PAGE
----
How to get glowing skin back! Part 2 of 2

This is the continuation of a previous question about how to get back glowing skin in later years.

So here’s the last part of this glowing skin post. It was getting a bit long.  🙂

3. Repair and maintain the dermis to hang onto and build more fresh collagen, hyaluronic acid and elastic fibers. Remember the things that harm skin, and that it’s best to prevent needing to repair it in the first place!!

  • Why?  The dermis which is the deeper layer of the skin just above our fatty layer, get damaged by poor circulation (basic aging, poor nutrition, arteries clogging, lack of exercise, smoking, and sun damage on the top layer of the dermis).   Under the microscope, the collagen starts to look pale and kind of well….ratty.  It’s missing it’s beautiful, smooth bundle shape.  The elastic fibers start to get clumpy, the blood vessels more sparse, and the spaces between cells (where hyaluronic acid lives) get smaller and less regular.
  • Can it be repaired?   Remember that our cells are renewing themselves all the time.  It’s really a matter of if the rate of repair can exceed the rate of cell damage and death.     That DOES have something to do with age because all of our cellular repair slows down some as we age.  But…..your biological age affects this more numerical age.   There are various interesting online health tests you can use to determine a truer biological age.

How can we repair the dermis to get glowing skin?

  • Health.  As soon as possible, get really consistent with all the general health measures above and in Part 1 (the last post)
  • Protect.  Really, truly protect the outer layer of your skin (the epidermis).   There’s some data that the overall health of the epidermis affects at least the top layer of the dermis.
  • Understand that treatments that penetrate deeper are needed……lasers and sound waves (radiofrequency) are the best at this because they penetrate more deeply.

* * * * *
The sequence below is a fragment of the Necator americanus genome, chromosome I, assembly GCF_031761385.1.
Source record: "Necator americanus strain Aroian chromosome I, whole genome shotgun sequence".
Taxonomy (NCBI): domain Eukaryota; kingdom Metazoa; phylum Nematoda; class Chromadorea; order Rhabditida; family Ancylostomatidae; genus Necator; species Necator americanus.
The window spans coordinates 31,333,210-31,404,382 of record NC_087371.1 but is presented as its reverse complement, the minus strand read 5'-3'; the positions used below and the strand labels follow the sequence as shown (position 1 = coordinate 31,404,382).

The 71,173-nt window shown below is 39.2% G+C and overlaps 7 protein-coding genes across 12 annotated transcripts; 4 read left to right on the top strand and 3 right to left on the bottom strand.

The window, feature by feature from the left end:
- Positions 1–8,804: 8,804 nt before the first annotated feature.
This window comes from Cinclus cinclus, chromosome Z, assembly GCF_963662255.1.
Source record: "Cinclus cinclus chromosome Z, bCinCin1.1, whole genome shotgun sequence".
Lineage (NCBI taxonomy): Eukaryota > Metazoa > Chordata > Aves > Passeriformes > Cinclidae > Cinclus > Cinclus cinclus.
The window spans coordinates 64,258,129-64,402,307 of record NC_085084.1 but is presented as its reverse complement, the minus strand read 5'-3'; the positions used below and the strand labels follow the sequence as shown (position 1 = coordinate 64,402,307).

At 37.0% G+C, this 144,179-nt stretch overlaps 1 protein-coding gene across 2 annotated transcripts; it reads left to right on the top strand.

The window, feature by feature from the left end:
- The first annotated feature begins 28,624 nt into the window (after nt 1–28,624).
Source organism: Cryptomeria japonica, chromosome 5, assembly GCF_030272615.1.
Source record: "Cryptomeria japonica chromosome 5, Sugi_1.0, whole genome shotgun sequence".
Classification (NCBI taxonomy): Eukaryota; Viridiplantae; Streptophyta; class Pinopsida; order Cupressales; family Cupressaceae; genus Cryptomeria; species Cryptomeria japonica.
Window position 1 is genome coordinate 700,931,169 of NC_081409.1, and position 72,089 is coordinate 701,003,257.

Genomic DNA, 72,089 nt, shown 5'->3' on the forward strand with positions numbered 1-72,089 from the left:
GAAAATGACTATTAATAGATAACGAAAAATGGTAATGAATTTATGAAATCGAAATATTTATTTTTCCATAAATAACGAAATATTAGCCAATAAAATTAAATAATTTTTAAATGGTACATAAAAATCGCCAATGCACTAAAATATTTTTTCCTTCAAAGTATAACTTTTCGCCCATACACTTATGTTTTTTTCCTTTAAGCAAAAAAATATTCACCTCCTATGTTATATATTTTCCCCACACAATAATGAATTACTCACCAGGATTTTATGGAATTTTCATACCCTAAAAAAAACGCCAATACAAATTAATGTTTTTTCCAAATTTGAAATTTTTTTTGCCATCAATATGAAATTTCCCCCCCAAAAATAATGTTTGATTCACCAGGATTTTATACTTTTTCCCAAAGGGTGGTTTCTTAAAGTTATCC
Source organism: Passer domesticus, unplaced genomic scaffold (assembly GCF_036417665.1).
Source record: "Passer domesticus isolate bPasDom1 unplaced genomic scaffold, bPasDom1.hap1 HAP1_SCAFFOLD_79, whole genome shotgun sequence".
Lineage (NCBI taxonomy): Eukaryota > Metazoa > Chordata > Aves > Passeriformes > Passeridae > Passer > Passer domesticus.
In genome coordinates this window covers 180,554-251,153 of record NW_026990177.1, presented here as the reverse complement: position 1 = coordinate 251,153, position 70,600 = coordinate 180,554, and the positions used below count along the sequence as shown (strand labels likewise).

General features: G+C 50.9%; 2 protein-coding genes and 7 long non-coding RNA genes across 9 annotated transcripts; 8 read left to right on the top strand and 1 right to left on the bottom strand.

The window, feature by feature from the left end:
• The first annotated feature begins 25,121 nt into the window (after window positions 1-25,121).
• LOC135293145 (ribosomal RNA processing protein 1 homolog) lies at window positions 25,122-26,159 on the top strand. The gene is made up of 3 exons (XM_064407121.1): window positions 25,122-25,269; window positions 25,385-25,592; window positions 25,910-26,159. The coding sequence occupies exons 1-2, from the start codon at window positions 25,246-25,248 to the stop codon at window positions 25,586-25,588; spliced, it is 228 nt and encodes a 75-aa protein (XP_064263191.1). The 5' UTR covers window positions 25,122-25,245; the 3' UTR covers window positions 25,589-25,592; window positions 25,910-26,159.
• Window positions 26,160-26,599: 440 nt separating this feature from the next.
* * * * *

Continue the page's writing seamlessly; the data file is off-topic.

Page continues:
• Fractionated lasers (more on these here) do this better than anything, at this point in time.   Think of them like aerating your lawn.  With each treatment, you are removing about 10-20% (tiny micron sized plugs) of the old dermis and letting new, fresh cells regenerate and grow back into the sloughed areas.  This takes 3-6 months to see full results.  2-5 treatments over 1-2 years will give the best results.  A lighter treatment once a year can be used to maintain after that.  Our office has what we call a maintenance CO2 (about half the energy and downtime of a full treatment) and a “Baby Fraxel” which is very similiar to the Clear & Brilliant laser also made by the Fraxel company.
  • Fraxels (fractionated) or more superficial fractionated lasers target the top layers of the dermis and are better for younger patients or if you are less sun damaged.  Or, for those of us, who just really can’t be “down” for more than a weekend. More on these here.
  • Fractionated Co2 (carbon dioxide lasers ) lasers can penetrate more deeply, and are better for deeper wrinkles, moderate to severe sun damage, and have the added advantage of some added skin tightening.   Downtime is 5-10 days depending on the DEPTH and density of the treatment.   This can be easily customized.   A “maintenance” CO2 laser could be about 3-5 days downtime, again easily customizable.  There are more results with deeper treatments. Makes sense, right?
  • Sound waves (radiofrequency) are interesting in this.  These are treatments like Thermage, Exilis, Thermismooth, Ultherapy, and Pelleve.  To make a long story short, they tighten existing collagen a little and stimulate cells (fibroblasts) to make new collagen.   Done consistently, minimum once a year, over time they can make a significant difference.  How much?  Hard to quantify and no good studies going 5-10 years, but those dermatologists and patients who have used these now over long periods of time, are convinced.  They are extremely safe done correctly and there is no downtime with them.

Hope this helps,  Dr. Irwin

Dr. Brandith Irwin, MD

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Hi, I’m Dr. Irwin. I believe that consumers deserve a medically trained and unbiased skin care advocate.

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